Wednesday, 17 May 2017

Saints For All Occasions

Author: J. Courtney Sullivan
Genre: Contemporary Fiction
Type: Trade Paperback ARC
Pages: 333
Source: Publisher
Publisher: Knopf Publishing

First Published: May 9, 2017
First Line: "In the car on the way to the hospital, Nora remembered how, when Patrick was small, she would wake up suddenly, gripped by some terrible fear -- that he had stopped breathing, or spiked a deadly fever."

Book Description from GoodReadsA sweeping, unforgettable novel from The New York Times best-selling author of Maine, about the hope, sacrifice, and love between two sisters and the secret that drives them apart.

Nora and Theresa Flynn are twenty-one and seventeen when they leave their small village in Ireland and journey to America. 

Nora is the responsible sister; she’s shy and serious and engaged to a man she isn’t sure that she loves. Theresa is gregarious; she is thrilled by their new life in Boston and besotted with the fashionable dresses and dance halls on Dudley Street. But when Theresa ends up pregnant, Nora is forced to come up with a plan—a decision with repercussions they are both far too young to understand. 

Fifty years later, Nora is the matriarch of a big Catholic family with four grown children: John, a successful, if opportunistic, political consultant; Bridget, privately preparing to have a baby with her girlfriend; Brian, at loose ends after a failed baseball career; and Patrick, Nora’s favorite, the beautiful boy who gives her no end of heartache. Estranged from her sister and cut off from the world, Theresa is a cloistered nun, living in an abbey in rural Vermont. Until, after decades of silence, a sudden death forces Nora and Theresa to confront the choices they made so long ago. 

A graceful, supremely moving novel from one of our most beloved writers, Saints for All Occasions explores the fascinating, funny, and sometimes achingly sad ways a secret at the heart of one family both breaks them and binds them together.


My Rating: 4 stars

My Review: This family saga spans several decades and follows two Irish sisters, Nora and Theresa, who immigrate to the US in the late 1950's. Some of their early choices have severe repercussions which greatly complicate and weaken the strong bond they once had with each other.

The story's focus is on this dysfunctional family which has been unraveling for quite some time. The family members are adept at repressing how they truly feel and hiding deep, sometimes dark, family secrets - sometimes for decades. Besides the family turmoil Sullivan also explores what life was like for Irish immigrants, the horrible treatment of young, unwed mothers at the time and also touches on religion (specifically Catholicism) and its power and influence (good and bad) over people.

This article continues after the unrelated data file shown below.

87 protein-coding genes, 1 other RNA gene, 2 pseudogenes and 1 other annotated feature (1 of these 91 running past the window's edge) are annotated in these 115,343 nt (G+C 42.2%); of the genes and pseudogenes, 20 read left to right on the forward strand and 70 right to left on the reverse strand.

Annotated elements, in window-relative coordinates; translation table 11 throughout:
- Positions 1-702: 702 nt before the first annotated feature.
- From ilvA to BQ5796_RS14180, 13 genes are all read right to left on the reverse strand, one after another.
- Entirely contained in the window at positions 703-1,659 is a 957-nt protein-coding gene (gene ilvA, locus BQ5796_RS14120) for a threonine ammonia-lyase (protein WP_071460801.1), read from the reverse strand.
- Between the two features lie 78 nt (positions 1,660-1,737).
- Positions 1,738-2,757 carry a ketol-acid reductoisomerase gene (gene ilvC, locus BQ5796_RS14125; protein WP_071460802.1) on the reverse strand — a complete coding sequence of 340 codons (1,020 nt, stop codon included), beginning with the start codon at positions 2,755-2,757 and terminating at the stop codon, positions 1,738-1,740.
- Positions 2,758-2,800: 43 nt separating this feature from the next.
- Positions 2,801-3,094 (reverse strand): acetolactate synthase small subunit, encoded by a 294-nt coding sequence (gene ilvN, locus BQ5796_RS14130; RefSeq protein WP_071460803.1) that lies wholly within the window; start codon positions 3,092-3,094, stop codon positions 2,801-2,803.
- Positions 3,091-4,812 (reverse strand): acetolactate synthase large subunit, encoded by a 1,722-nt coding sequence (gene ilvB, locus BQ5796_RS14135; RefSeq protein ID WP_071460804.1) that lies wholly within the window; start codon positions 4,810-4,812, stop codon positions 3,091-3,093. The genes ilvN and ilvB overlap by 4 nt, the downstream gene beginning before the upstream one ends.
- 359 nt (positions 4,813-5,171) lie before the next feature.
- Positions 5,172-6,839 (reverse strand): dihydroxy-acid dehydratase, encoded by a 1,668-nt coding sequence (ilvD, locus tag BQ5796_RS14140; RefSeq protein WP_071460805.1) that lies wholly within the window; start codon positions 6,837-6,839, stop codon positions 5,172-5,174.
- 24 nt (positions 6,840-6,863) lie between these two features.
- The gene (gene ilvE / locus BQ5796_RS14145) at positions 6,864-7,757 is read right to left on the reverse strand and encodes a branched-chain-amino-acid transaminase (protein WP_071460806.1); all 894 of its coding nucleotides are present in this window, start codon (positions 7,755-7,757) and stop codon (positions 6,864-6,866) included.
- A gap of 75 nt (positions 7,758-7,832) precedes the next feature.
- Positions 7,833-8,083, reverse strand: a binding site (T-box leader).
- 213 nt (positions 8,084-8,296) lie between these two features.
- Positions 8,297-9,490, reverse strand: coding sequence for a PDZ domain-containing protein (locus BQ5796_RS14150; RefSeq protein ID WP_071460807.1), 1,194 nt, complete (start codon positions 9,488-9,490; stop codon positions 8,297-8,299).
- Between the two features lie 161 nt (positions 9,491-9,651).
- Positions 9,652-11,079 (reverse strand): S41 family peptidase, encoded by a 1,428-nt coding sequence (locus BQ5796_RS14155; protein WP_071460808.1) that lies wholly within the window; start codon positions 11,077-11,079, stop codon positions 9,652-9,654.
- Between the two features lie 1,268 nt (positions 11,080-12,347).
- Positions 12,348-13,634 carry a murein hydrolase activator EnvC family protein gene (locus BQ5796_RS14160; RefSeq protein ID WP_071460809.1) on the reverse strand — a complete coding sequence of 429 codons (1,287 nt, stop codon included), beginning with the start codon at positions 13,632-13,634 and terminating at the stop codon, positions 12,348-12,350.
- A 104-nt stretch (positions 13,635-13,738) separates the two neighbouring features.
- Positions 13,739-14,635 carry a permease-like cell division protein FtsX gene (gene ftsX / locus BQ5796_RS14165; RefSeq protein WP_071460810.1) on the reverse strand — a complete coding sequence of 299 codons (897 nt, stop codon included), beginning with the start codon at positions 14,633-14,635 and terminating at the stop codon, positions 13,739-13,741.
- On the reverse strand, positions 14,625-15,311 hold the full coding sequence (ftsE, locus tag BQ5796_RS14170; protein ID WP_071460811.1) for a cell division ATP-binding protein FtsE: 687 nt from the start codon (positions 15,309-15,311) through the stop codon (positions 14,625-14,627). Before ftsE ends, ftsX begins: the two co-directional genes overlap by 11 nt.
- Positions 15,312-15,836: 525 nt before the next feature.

This was a slower kind of read that jumps back and forth from the late 1950's to 2009 and has various characters taking up the reins of the story. This helped to give some of the secondary characters more depth but the book mainly centres around Nora - the complicated matriarch who I wanted to hate but couldn't.

The one weakness for me was the ending which was left too ambiguous. After witnessing all of the family dysfunction I felt cheated out of the resolution and reveal.  An epilogue would have given readers more closure.

This is a slow burn kind of read but it held my attention throughout. I love reading about the tangled, sometimes messiness of families - in all their various forms.  This would be the perfect choice for people who enjoy books featuring the complexities of a dysfunctional family.

Disclaimer: My sincere thanks to Knopf Publishing for providing me with a complimentary copy of this book in exchange for my honest review.  All opinions are my own.

Tuesday, 16 May 2017

In This Moment

Author: Karma Brown
Genre: Women's Fiction, Contemporary Fiction, Canadian
Type: e-book
Source: NetGalley
Publisher: Harlequin
First Published: May 30, 2017
First Line: "I wake with a start thanks to a loud bang against the window on my side of the bed."

Book Description from GoodReadsBestselling author Karma Brown is back with a morally infused and emotionally riveting exploration of one woman's guilt over an unexpected—yet avoidable—tragedy.

Meg Pepper has a fulfilling career and a happy family. Most days she's able to keep it all together and glide through life. But then, in one unalterable moment, everything changes.

After school pickup one day, she stops her car to wave a teenage boy across the street…just as another car comes hurtling down the road and slams into him. 

Meg can't help but blame herself for her role in this horrific disaster. Full of remorse, she throws herself into helping the boy's family as he rehabs from his injuries. But the more Meg tries to absolve herself, the more she alienates her own family—and the more she finds herself being drawn to the boy's father, Andrew.

Soon Meg's picture-perfect life is unraveling before her eyes. As the painful secrets she's been burying bubble dangerously close to the surface, she will have to decide: Can she forgive herself, or will she risk losing everything she holds dear to her heart?



My Rating: 3.5 stars

My Review: Karma Brown came on my book radar with her previous book The Choices We Make --- a book I really enjoyed.  Brown doesn't shy away from hard issues that waver somewhere in the gray area of right/wrong and blameless/guilty but you know that she'll always give her readers food for thought and topics for book club debates.